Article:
Above / Notes on how to avoid most of the problems for an anticipated 20% of gifts to be exchanged are featured below. Let this space also suggest that saving presents to regift is another option. Many folks appreciate regifts and “hand-me-downs” that come with a personal story any time of the year. Note also local resale shops that benefit charities such as Serendipity (461 S. Route 59) and Second Chance Resale (1512 N. Naper Boulevard) welcome donations of new items, too. Thanks. —PN
News received from the Better Business Bureau on Christmas Day notes that shoppers spent “billions of dollars this year buying the perfect gift for family and friends.” However, the reality is some gifts just aren’t right, and according to the National Retail Federation, almost 20% of gifts will be returned or exchanged. They either don’t fit, don’t work or aren’t needed. Those gifts get returned.
The motto, “The customer is always right,” was a marketing slogan made famous by past retailers Marshall Field and Gordon Selfridge, with others following suit. But times have changed. And so have many policies regarding exchanges or refunds.
“The fact is…now it’s a matter of goodwill and customer service,” said Naperville resident Steve J. Bernas, president and CEO of the Better Business Bureau. “However, stores are not legally required to accept exchanges or give refunds unless the merchandise was defective or misrepresented.”
Bernas continued that while most retailers offer refund and exchange programs, how and when they do is strictly up to them.
“Be sure to double-check policies this holiday season, even if you are familiar with the brand, as stores can change their policies whenever they want,” Bernas advises.
BBB tips to avoid / assist gift returns this year and from now on…
Get to know store policies. Find out if the store has a return policy and, if so, how it works. Understand that many retailers change their policies for the holiday season. If the store allows returns or exchanges, find out if you need to pay a restocking fee. Ask the seller if they offer cash refunds, exchanges, or store credit. Store policies are usually posted at the checkout counter or printed on the back of receipts.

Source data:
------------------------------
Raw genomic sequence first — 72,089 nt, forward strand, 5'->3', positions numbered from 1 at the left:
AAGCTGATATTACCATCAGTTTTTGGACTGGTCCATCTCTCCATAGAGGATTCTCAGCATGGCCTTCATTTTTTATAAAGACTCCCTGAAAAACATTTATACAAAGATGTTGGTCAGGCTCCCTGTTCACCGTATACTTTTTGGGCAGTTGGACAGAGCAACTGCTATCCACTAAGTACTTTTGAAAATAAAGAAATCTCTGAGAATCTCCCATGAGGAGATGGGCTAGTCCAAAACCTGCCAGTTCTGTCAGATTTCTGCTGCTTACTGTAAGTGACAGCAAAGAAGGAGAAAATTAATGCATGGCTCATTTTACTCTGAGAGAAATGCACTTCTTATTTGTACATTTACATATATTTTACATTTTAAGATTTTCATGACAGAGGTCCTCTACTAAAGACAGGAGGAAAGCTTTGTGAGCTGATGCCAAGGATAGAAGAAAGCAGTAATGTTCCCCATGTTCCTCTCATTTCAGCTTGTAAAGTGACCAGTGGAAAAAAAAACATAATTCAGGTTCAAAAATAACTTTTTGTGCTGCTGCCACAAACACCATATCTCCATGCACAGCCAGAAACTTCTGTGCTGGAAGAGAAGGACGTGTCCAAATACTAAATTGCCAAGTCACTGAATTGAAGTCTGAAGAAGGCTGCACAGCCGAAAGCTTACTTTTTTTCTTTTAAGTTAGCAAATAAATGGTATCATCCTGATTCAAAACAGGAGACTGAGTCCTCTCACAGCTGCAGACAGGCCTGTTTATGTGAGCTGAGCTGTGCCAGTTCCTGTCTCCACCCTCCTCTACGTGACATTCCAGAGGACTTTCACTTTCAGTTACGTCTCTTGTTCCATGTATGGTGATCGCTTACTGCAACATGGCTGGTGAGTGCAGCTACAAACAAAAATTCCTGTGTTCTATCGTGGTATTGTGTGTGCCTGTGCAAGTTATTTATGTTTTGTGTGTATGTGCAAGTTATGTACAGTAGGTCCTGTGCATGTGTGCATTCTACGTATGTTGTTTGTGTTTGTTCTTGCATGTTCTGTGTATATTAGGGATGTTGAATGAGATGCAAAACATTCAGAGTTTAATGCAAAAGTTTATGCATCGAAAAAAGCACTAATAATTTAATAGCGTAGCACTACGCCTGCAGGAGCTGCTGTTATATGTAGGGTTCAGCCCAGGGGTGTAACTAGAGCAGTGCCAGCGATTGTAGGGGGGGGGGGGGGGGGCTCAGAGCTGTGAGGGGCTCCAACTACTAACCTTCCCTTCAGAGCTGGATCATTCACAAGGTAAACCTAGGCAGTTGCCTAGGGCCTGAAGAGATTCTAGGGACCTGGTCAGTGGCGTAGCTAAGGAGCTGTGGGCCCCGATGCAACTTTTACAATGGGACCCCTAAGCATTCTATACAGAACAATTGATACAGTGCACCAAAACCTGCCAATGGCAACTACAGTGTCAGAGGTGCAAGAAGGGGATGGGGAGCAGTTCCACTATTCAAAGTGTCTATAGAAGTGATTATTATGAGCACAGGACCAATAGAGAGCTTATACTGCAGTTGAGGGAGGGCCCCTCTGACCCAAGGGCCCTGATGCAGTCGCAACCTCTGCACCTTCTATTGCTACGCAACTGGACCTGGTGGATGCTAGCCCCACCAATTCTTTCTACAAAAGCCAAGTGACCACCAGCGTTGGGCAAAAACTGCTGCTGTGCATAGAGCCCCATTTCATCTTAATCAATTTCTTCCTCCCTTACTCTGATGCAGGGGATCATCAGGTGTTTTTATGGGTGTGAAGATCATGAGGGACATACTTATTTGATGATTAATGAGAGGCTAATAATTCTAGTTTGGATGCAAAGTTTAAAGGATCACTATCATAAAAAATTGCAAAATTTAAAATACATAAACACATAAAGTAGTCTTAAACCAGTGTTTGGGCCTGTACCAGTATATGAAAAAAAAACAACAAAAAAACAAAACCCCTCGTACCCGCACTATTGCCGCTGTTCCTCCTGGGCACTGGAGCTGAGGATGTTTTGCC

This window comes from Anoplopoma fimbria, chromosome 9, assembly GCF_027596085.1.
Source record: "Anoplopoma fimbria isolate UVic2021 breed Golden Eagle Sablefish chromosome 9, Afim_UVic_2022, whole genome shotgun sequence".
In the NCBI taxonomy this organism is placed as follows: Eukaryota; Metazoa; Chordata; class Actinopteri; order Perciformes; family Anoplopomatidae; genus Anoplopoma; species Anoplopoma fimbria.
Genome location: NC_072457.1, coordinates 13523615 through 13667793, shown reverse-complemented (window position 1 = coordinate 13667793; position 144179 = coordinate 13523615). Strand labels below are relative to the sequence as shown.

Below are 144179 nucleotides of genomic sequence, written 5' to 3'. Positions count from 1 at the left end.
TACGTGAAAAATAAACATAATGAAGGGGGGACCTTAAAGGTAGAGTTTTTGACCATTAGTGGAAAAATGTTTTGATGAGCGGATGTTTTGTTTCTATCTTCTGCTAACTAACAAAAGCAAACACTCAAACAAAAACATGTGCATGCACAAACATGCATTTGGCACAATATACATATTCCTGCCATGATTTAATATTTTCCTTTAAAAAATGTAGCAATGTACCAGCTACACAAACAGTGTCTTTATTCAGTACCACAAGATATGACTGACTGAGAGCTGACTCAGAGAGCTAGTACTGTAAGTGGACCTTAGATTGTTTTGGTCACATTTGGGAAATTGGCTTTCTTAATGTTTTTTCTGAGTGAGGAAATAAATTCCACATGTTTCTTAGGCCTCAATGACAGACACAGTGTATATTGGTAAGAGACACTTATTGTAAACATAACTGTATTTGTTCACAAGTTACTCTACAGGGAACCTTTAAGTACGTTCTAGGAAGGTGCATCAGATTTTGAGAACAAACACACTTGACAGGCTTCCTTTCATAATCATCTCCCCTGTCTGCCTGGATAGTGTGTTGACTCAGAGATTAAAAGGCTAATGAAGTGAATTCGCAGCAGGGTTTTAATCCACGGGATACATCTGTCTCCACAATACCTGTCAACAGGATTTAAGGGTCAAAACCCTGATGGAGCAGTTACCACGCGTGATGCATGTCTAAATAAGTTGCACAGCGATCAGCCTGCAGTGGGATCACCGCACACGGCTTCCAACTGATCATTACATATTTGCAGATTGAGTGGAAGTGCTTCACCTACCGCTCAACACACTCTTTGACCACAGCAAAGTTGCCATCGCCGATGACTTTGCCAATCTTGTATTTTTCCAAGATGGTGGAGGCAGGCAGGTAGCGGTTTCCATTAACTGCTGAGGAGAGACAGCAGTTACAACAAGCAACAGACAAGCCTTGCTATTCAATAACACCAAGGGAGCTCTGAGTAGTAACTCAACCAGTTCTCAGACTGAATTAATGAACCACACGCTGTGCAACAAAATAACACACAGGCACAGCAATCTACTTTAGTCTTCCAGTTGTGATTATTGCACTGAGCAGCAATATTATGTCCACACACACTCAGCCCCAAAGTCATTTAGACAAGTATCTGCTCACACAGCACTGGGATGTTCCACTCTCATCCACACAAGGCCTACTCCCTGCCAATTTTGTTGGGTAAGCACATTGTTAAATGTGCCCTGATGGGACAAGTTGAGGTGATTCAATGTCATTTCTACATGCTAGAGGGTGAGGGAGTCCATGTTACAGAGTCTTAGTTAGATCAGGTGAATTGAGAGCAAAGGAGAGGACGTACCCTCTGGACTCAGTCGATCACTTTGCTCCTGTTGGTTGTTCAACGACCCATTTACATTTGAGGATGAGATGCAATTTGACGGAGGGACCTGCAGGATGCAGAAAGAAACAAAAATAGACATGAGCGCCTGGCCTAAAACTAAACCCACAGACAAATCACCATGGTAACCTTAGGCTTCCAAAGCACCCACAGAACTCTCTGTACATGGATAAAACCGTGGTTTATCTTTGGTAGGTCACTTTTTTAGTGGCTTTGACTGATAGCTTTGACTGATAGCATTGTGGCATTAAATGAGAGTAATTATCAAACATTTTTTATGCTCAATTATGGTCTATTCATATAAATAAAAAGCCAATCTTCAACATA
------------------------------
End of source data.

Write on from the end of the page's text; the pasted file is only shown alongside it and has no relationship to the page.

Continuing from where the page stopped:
Understand online store return policies. If you are shopping online, search for the seller’s return policy and read it through before clicking “buy.” Find out if they accept returns or exchanges and who pays for the shipping when an item is returned. In some cases, you can save on shipping fees by returning an online purchase to the local brick-and-mortar store.
Get the details on a product’s warranty. Most electronics and home appliances come with warranties that are to be fulfilled by the manufacturer, not the retailer. Find out how returns and repairs are handled if an item stops working or needs replacement parts. Will the retailer ship the item to the manufacturer for you? Or will you need to deal with the manufacturer directly? Knowing the answers will leave you well-prepared for any future issues.
Keep your receipt and packaging. Most stores will only accept returns and exchanges if you can present the item with its receipt and original packaging. Always include a gift receipt with items you give and hold on to any gift receipts you receive.
Bring your ID. Many stores ask to see your ID when you return an item to avoid holiday return scams. Sometimes retailers require you to bring your ID and the original form of payment. If this is the policy of the store where your gift is from, you may need the assistance of the gift giver in order to be reimbursed.
Make returns in a timely fashion. Almost all return policies are valid during a specific time period. Some stores modify their return period during the holidays, so don’t risk missing your chance to make your return. Take the item back to the store without delay.
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Better Business Bureau of Chicago and Northern Illinois
BBB of Chicago and Northern Illinois is a nonprofit organization that has served consumers and trustworthy businesses for 97 years and is a part of the IABBB. We help protect consumers from scams and provide a free database for consumers to see business ratings and reviews to find businesses they can trust. We connect customers to businesses they can trust.
The International Association of Better Business Bureaus (IABBB) is the network hub for BBBs in the US, Canada, and Mexico.